YouTube Scores Win in Viacom Lawsuit

The Viacom lawsuit against YouTube came to a court decision

(from billboard.biz, April 18, 2013) Thursday marked a victory for Google’s YouTube lawsuit, which has taken six years to settle with Viacom Inc. who filed alleging copyright infringement. The case went back-and-forth in federal courts, with YouTube winning a suit in 2010 when U.S. District Judge, Lois L. Stanton, dismissed Viacom’s allegations of YouTube violating copyrights by displaying videos of Viacom shows uploaded to the site by users. In 2010 it was ruled that YouTube was shielded by the safe harbor provisions of the Digital Millennium Copyright Act by removing such videos when asked to.

Last year, an appeals court judge gave Viacom a temporary victory by directing the lower court to review the lawsuit again, with the notion that YouTube knows that pirated material was being uploaded and deliberately turned a blind eye.

The decision filed Thursday in U.S. District Court of Southern New York, Stanton reaffirmed his original stance. “The burden of showing that YouTube knew or was aware of the specific infringements of the works in suit cannot be shifted to YouTube to disprove,” Stanton said, “congress has determined that the burden of identifying what must be taken down is to be on the copyright owner.”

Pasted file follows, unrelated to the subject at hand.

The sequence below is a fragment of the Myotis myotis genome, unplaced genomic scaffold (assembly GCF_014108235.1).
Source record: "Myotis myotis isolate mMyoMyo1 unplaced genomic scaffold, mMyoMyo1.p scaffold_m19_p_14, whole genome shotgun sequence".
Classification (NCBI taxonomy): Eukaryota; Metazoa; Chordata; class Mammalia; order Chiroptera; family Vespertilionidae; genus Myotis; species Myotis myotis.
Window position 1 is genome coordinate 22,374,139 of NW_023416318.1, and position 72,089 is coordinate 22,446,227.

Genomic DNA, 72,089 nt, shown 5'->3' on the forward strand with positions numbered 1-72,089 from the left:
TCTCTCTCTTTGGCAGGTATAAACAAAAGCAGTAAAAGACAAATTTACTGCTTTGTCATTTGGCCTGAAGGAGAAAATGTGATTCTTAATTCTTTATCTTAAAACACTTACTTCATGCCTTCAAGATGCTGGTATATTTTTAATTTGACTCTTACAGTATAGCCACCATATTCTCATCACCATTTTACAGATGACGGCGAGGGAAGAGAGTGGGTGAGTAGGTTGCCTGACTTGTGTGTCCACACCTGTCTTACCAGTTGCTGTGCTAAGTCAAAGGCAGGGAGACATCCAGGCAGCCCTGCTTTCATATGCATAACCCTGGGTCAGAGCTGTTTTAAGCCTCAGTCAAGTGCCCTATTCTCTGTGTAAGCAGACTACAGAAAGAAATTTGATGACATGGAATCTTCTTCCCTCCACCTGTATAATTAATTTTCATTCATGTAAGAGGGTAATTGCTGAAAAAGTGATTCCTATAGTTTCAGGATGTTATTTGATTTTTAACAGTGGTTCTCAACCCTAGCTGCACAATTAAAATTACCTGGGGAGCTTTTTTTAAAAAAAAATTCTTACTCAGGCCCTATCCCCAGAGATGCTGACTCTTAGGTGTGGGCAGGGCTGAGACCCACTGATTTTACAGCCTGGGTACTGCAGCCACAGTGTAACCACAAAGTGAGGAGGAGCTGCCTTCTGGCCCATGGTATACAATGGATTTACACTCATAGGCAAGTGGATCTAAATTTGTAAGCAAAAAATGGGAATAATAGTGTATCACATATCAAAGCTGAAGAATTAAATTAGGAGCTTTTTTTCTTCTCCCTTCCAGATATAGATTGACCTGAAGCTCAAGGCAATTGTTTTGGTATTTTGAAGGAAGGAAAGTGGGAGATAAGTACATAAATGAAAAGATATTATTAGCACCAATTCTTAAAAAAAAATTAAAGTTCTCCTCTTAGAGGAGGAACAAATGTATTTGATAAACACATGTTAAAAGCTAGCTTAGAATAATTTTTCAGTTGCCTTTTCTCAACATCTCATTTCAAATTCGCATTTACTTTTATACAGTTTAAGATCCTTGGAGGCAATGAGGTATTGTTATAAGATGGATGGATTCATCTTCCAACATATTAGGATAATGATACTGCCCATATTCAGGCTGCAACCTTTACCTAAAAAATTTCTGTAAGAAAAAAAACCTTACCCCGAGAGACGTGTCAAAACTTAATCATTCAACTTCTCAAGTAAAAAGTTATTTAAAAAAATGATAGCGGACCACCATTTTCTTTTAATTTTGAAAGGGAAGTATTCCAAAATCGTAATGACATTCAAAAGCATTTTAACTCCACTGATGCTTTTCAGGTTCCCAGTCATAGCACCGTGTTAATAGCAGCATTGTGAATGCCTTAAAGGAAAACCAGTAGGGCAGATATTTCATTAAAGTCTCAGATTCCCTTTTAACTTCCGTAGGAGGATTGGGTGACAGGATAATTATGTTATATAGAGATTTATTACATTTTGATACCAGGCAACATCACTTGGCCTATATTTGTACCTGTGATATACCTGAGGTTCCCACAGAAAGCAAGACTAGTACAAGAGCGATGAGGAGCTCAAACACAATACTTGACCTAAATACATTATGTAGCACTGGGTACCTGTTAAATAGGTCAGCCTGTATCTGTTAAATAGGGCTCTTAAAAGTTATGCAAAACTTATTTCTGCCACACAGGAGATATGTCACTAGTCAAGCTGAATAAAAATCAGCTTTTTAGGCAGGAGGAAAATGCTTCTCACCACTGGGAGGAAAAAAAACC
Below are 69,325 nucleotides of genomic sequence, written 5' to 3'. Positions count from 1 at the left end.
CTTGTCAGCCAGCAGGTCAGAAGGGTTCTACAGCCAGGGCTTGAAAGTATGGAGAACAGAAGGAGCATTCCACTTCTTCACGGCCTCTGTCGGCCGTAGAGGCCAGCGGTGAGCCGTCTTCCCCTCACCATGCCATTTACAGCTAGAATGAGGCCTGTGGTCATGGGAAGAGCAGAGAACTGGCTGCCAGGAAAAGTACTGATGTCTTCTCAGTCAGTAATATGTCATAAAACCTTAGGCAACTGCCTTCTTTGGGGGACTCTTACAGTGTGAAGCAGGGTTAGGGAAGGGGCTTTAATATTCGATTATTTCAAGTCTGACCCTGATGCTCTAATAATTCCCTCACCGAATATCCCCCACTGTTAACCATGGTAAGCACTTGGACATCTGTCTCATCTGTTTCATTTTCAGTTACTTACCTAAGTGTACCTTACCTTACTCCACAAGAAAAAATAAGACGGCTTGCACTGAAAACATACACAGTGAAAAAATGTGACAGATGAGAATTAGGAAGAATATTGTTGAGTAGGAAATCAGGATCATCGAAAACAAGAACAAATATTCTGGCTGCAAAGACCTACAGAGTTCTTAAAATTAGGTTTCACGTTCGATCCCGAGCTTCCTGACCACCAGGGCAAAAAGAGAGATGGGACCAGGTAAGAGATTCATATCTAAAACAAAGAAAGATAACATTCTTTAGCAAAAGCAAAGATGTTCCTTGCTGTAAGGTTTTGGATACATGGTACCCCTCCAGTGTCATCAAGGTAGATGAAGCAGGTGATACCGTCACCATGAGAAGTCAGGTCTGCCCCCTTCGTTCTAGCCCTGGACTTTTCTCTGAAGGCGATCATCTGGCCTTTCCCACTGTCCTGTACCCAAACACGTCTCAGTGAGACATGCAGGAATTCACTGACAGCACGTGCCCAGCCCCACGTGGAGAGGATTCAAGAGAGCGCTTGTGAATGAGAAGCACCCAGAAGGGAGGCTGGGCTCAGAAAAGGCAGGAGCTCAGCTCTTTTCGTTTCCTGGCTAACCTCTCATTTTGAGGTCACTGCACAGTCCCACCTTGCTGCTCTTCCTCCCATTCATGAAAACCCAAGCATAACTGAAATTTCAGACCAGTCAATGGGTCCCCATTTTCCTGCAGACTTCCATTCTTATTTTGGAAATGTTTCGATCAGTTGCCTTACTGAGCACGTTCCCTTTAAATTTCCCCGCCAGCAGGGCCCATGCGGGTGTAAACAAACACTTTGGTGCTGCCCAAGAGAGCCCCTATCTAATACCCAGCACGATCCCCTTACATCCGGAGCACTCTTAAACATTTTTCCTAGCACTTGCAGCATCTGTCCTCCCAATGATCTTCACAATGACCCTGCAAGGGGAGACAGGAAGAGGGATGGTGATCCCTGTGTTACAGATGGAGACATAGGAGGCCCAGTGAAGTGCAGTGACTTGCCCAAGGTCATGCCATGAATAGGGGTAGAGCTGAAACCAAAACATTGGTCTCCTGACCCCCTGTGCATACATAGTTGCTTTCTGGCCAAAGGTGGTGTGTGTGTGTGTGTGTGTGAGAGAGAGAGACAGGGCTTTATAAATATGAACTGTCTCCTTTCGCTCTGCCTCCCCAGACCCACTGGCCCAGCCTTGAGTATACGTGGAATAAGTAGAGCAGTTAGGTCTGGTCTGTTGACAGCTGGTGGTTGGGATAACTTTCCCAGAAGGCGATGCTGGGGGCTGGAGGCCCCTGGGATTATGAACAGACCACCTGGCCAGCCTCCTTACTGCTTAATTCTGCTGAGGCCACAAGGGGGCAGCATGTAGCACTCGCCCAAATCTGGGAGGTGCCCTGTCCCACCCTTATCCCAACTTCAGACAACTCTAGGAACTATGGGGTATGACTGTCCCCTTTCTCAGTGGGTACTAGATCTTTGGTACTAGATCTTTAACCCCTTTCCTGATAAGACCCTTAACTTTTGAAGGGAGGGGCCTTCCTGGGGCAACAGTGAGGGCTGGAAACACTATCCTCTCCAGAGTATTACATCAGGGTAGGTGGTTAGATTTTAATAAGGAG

Lawrence Iser, a copyright attorney, explained if a reverse ruling had taken place there would have been devastating  consequences for numerous Internet services that let users upload and share content.

In a statement, Viacom said, “This ruling ignores the opinions of the higher courts and completely disregards the rights of creative artists. We continue to believe that a jury should weigh the facts of this case and the overwhelming evidence that YouTube willfully infringed on our rights, and we intend to appeal the decision.”

  • Klein Trial Lawyers

    In addition to the safe harbor provisions of the DMCA, Viacom also did not help its case by admitting that it had “now become clear that neither side possesses the kind of evidence that would allow a clip-by-clip assessment of actual knowledge.” That statement not only helped Google and YouTube, but could also be beneficial for future defendants in similar copyright infringement lawsuits. A service provider cannot be held liable for copyright infringement if it cannot be proved that it knowingly allowed infringing material to be uploaded.